Brooklyn is now desperate to turn its season around that’s been marred with chaos amid the recent departure of coach Steve Nash and Kyrie Irving’s indefinite suspension.
With Irving out and Simmons’ move to the bench, the Nets have $72 million of their payroll out of the starting line-up as the likes of Royce O’Neale and Edmond Sumner have stepped in.
Meanwhile, Kevin Durant continues to perform at an elite level, averaging 30.3 points per game, 6.5 rebounds and 5.3 assists with a career-best 1.9 blocks ad shooting a career-best 92.8 per cent from the free throw line.
The former MVP has been something of a one-man show for the Nets this season with his two co-stars in and out of the side for different reasons.
It comes after Durant requested a trade during the off-season before eventually returning to the team and making peace.
However Bleacher Report’s chris haynesReports rival executives are monitoring the 34-year old in hopes of another trade request amid the team’s disorder.
Durant has now shed more details on his trade request, revealing it stemmed from feeling like he wasn’t playing in a healthy work environment.
“It wasn’t difficult at all to request a trade because it was about ball,” Durant told Bleacher Report.
“I went to them and was like, ‘Yo, I don’t like how we are preparing. I don’t like shoot arounds. I like practices. I need more. I want to work on more s**t. Hold me accountable. Get on my ass in film if that’s going to help you get on everybody else’s head. I want to do more closeouts. I want to work on more shell drills at practice.’
“This was the type of s**t I was coming at them with… I wasn’t feeling that, and nobody was on that same vibe with me. Jacque Vaughn is.
“I want us to be respected out here in the basketball world. I don’t want players to look at us and say, ‘Oh man, these (expletive) are full of s**t. So when we’re all playing like s**t, you know the one person they’re going to look at. That’s why I requested a trade.”
Durant admitted there’s new-found energy on the Nets under Vaughn and says he’s happy where he’s at, although they clearly have plenty of work to do to climb the Eastern Conference standings.
The 12-time All-Star also opened up on criticism of his leadership.
“I’m not a leader? What the f**k does that mean? A lot of people say I’m not a leader because I didn’t tell Kyrie to get vaccinated. Come on. Or I did not condemn Kyrie for leaving the team, going out and living his life. I’m not about to tell a grown-ass man what he can and can’t do with his own life from him and dissect his views from him or how he thinks about s**t.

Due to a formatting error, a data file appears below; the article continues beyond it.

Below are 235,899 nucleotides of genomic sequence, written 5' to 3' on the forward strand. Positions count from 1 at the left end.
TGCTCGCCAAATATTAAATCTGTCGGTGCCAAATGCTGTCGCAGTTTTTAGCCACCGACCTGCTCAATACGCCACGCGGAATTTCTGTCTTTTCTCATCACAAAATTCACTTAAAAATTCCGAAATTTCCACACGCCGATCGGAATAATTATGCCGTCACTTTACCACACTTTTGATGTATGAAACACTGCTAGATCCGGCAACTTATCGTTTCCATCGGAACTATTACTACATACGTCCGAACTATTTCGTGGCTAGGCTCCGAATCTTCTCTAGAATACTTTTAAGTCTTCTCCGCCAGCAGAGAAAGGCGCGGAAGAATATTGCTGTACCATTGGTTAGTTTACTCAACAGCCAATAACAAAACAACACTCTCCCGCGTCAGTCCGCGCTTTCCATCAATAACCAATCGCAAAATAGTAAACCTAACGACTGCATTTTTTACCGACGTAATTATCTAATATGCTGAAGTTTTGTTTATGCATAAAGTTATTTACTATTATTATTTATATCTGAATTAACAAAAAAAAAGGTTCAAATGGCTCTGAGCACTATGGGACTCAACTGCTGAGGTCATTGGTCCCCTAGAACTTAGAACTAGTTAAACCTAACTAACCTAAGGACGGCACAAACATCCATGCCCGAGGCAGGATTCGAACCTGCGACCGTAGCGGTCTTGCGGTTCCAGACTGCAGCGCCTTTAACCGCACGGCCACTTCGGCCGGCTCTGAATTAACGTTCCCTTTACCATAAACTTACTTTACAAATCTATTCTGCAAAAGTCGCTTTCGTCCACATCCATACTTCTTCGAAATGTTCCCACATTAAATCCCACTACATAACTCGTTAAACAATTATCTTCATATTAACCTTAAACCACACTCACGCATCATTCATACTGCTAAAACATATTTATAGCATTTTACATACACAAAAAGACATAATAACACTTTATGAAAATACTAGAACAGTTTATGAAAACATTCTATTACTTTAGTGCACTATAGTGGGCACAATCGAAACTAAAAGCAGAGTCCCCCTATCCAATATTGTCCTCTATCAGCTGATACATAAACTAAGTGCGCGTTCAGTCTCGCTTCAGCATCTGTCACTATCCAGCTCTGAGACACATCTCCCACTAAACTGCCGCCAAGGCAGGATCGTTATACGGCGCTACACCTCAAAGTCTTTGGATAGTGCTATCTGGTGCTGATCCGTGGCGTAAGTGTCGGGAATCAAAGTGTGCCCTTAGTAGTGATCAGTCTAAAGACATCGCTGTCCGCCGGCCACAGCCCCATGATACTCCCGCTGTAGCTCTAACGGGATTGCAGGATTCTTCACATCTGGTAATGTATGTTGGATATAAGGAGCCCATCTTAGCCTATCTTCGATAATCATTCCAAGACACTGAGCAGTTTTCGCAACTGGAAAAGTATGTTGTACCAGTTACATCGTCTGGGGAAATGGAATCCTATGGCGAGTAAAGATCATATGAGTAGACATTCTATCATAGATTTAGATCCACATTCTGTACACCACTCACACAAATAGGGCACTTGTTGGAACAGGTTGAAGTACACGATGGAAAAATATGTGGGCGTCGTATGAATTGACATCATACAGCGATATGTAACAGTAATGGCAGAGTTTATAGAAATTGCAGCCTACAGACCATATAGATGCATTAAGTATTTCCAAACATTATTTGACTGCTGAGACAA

“We can have a conversation and exchange perspectives on how I feel about the topic and you feel about the topic, but everybody else don’t need to know or hear about our conversations because we’re grown-ass men. I don’t operate like that.”
Durant also acknowledged the Nets aren’t where they want to be right now, but believes expectations need to be tempered given the hurdles they’ve faced.
“Look at our starting lineup. Edmond Sumner, Royce O’Neale, Joe Harris, (Nic) Claxton and me. It’s not disrespected, but what are you expecting from that group?“ You expect us to win because I’m out there. So if you’re watching from that lens, you’re expecting us to play well because No. 7 is out there,” he said.
“I’m really having a good time… all that extra s**t like, ‘You got to win before you retire and make sure your legacy is straight,’ that’s bulls**t to me.
“My legacy is preached on what Cam Thomas is learning from me and what he’ll take away to help him by the time he’s in his 10th year. That’s my legacy. What I did with Andre Roberson, the confidence I helped him build when he was in the league. That’s my legacy. Being able to play with Russell Westbrook, Steph Curry and Kyrie and still be me.
“Yeah, that’s my legacy. That’s who I am. That’s what I bring to the game.”